She was too busy calculating the chances that she could deliver a concussion with the frying pan before he drew his weapon to answer. Nalah was sure from the look in the leader's eyes that he was making the same calculation. He wasn't Tal Shiar, but he must have been military.

"Good," he said again, as if buying a little time. He'd come too close to her, and he knew it. "Good."

"And I'll continue to say no," Nalah said finally, "under one condition. You don't attack any of the homesteads within 5 kilometers of me."

She knew she'd taken a risk. She'd put him on the spot in front of his men. They were all looking to him now.

He looked around at the cottage as if he owned it. Still, she could see the fear in his eye. "Nice place."

She decided she'd be nice and offer him a way out. "There's a shed out back. It has most of my food."

Obvious, but maybe he'd accept it. His smile got more grotesque. "You don't say." He signaled his men and several slipped outside in search of the shed. "So I think we understand each other?" he said quietly.

"Yes," she said just as quietly.

He turned without any preamble and walked through her shattered front door. It was only when the silence of the night returned that she dropped the frying pan and started to breath.

- - - - - - -

Nalah was packing, stuffing clothes hapharzardly into her duffle bag when the Preceptor stepped through her door. She hadn't bothered to repair it.

Nov cleared his throat. "Nalah...Nalah?"

She continued to punch clothing...or whatever...into the bag.

"Nalah...have you heard?"

She turned, and slung the duffle over her shoulder. Instead of bowing her head, she gave Nov a hard stare.

"They attacked the homestead of Ael's parents last night. Shiya and Rast are both dead. Ael is in the village infirmary. If he doesn't have any brain damage, he may be ok..."

It was a message. To her. Now she knew they weren't Tal Shiar. A Tal Shiar would have accepted the deal, at least until something better came along.

"There was nothing you could have done. They're animals..."

She wished she'd had the old broken spade now. "Shut up."

Nov took a second to register what she said.

"I can't do this anymore. I can't." Nalah clenched her fists. "I'm not a farmer. And there's no more Imperial Navy. There's nothing. I was a fool to believe anything else. I've been on planets too long. It makes you soft."

She stared into Nov's wide eyes.

"And there's no Imperial University." She walked past him, slamming her shoulder into his. "Get used to it."

She walked down the hillside.

- - - - - - -

There was something appropriate about it, Nalah thought. She'd arrived on the planet in the capital city. And she was going to leave from here.

Mol'Rihan. The presumptuous of the name made her want to laugh.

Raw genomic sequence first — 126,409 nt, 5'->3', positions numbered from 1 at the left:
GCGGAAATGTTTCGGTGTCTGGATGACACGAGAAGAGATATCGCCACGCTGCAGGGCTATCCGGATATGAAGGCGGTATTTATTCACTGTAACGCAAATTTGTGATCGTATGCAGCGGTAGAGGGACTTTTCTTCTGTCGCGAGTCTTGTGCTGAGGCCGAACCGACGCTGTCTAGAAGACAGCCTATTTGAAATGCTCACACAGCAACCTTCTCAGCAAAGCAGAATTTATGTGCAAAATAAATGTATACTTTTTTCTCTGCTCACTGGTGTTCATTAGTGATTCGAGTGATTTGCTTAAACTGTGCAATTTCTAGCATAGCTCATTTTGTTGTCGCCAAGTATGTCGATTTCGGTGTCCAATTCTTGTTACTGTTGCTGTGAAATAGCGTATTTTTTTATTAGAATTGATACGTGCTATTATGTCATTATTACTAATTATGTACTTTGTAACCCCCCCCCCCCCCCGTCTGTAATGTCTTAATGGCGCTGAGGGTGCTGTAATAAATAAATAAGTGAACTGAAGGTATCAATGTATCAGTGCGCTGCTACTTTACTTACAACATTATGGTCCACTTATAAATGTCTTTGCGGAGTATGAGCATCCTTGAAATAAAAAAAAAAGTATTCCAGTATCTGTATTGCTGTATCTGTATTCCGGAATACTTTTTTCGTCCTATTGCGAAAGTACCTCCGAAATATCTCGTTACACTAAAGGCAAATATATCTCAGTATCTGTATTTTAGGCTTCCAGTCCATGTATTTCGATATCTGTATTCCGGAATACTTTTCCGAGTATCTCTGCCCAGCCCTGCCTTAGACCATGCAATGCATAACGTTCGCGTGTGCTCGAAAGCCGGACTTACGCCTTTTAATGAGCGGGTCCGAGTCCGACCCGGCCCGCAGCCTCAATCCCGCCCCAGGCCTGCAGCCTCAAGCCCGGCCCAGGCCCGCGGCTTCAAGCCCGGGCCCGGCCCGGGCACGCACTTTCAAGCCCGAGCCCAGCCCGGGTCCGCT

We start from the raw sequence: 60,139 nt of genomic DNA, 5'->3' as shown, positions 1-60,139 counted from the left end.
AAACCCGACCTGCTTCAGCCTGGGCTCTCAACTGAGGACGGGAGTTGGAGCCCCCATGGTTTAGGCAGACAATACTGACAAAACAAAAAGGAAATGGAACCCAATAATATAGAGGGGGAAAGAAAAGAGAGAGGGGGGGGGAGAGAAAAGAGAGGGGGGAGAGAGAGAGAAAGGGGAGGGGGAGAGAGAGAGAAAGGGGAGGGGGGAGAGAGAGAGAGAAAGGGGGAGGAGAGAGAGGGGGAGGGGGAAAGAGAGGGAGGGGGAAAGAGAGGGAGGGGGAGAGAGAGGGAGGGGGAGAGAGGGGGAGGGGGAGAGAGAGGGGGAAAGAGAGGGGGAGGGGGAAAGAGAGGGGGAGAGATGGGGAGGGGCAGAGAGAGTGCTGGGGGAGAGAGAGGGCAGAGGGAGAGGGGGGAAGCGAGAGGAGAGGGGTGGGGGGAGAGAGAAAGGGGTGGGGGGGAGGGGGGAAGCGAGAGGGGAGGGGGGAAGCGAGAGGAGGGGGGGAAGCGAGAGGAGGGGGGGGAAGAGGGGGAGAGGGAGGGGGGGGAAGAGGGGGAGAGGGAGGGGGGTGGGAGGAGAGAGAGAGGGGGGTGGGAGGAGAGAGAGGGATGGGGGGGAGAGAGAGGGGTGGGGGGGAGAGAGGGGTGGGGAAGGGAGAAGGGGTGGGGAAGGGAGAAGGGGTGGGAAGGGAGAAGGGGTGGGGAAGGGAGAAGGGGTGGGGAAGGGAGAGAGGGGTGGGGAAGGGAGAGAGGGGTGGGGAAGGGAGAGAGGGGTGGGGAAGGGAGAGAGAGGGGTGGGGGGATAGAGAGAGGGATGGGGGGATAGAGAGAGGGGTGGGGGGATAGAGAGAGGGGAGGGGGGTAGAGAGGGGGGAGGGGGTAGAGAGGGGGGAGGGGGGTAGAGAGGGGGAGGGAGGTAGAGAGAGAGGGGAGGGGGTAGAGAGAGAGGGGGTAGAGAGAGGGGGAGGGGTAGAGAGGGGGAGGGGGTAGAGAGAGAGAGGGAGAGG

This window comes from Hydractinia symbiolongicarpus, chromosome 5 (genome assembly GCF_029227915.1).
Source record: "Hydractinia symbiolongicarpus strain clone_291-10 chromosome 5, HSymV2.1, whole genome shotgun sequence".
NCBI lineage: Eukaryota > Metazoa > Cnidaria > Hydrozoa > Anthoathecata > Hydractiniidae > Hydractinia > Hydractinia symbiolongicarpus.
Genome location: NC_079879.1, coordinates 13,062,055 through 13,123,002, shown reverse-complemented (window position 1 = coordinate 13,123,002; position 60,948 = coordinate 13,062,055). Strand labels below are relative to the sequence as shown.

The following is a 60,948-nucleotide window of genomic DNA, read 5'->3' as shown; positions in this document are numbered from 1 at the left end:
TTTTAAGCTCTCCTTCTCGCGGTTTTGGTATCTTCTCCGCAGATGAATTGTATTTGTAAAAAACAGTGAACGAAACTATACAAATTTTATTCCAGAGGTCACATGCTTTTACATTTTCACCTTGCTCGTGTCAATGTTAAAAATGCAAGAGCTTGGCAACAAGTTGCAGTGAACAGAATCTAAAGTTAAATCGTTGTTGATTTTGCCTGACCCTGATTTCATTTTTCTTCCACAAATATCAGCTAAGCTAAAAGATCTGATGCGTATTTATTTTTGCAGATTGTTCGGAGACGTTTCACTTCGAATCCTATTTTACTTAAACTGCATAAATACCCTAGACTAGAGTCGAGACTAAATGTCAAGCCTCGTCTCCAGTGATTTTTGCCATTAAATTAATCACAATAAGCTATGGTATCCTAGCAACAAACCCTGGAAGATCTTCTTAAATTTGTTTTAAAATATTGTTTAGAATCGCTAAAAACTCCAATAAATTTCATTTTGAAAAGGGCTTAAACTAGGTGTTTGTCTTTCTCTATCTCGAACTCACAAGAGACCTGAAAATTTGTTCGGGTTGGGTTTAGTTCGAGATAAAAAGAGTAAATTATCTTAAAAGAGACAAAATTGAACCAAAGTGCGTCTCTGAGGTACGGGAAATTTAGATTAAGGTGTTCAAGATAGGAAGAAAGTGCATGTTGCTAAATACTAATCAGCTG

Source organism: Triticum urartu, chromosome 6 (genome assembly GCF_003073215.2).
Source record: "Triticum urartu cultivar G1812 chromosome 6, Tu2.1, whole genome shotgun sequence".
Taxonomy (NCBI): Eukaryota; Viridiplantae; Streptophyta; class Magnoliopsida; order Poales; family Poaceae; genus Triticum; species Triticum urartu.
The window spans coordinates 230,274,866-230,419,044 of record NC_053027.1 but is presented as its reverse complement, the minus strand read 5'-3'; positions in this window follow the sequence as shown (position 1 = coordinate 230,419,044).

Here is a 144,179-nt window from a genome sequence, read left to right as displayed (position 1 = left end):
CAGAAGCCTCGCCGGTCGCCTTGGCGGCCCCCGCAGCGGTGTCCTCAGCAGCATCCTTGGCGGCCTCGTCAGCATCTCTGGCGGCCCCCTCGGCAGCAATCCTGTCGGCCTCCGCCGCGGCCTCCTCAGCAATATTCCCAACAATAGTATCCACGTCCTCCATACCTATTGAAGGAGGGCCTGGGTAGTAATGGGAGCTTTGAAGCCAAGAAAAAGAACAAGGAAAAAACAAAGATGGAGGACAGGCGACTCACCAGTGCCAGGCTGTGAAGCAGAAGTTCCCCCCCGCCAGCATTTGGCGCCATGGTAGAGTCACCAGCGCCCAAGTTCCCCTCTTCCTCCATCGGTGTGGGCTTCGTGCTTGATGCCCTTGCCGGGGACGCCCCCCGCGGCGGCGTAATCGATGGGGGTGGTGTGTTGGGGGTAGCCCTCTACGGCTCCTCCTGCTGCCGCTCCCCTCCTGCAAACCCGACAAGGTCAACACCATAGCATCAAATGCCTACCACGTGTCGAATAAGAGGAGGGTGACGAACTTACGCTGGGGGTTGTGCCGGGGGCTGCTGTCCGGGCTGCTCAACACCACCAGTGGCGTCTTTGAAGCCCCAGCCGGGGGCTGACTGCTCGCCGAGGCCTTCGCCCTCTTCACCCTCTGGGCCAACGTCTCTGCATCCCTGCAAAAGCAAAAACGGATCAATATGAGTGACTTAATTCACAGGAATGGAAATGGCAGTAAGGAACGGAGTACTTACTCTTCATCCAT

But she didn't. She walked purposefully down the street, half-finished buildings to either side of her. Pedestrians, schooled by decades of life in a police state, recognized the way she carried herself and gave her a wide berth on either side.

The sounds of new construction filled the air, but she was deaf to them. She hated planets. She always had. She belonged in space. Perhaps she could find a position on a freighter, anything to get her back out among the stars. Things were simpler there, cleaner.

She nearly didn't notice the large Romulan male who stood in her path, like a large rock, even as the civilians parted. She decided not to kill him.

She stopped.

"Nalah Veris?" he asked.

She stared at him and he took her silence as affirmation. "Someone wants to see you."

"Fine," she said. She'd kill them, instead.

He turned and led her into a side alley. At first, it was crowded, filled with ramshackle stalls and bustling shoppers. She kept a hand on the knife on her belt as they moved through the crowd. Ordinarily, she'd be more circumspect, worried about harming an innocent civilian, but, she told herself, she didn't care anymore. No one was innocent.

They came to an alcove and the big male lead her in. They paused as he scanned his retina at a small wall console, then proceeded through a large metal door.

She tracked every twist and turn as they moved deeper into whatever structure they'd entered so she could find her way back out.

Eventually they emerged into a large room. There was a door on the other side, and a transparent aluminum booth beside it. She recognized automated guns lining the walls to either side. She'd have time to kill her escort. She took some comfort in the fact that her own end would be quick.

The male walked up to the booth and stood still for a moment. Something scanned him and the door opened. "This way," he said. She followed.

After a few more minutes, they arrived at an ordinary looking door. It slid open and she saw an ordinary room. In the center of it was a medium sized desk, and sitting at the desk an unexceptional Romulan male.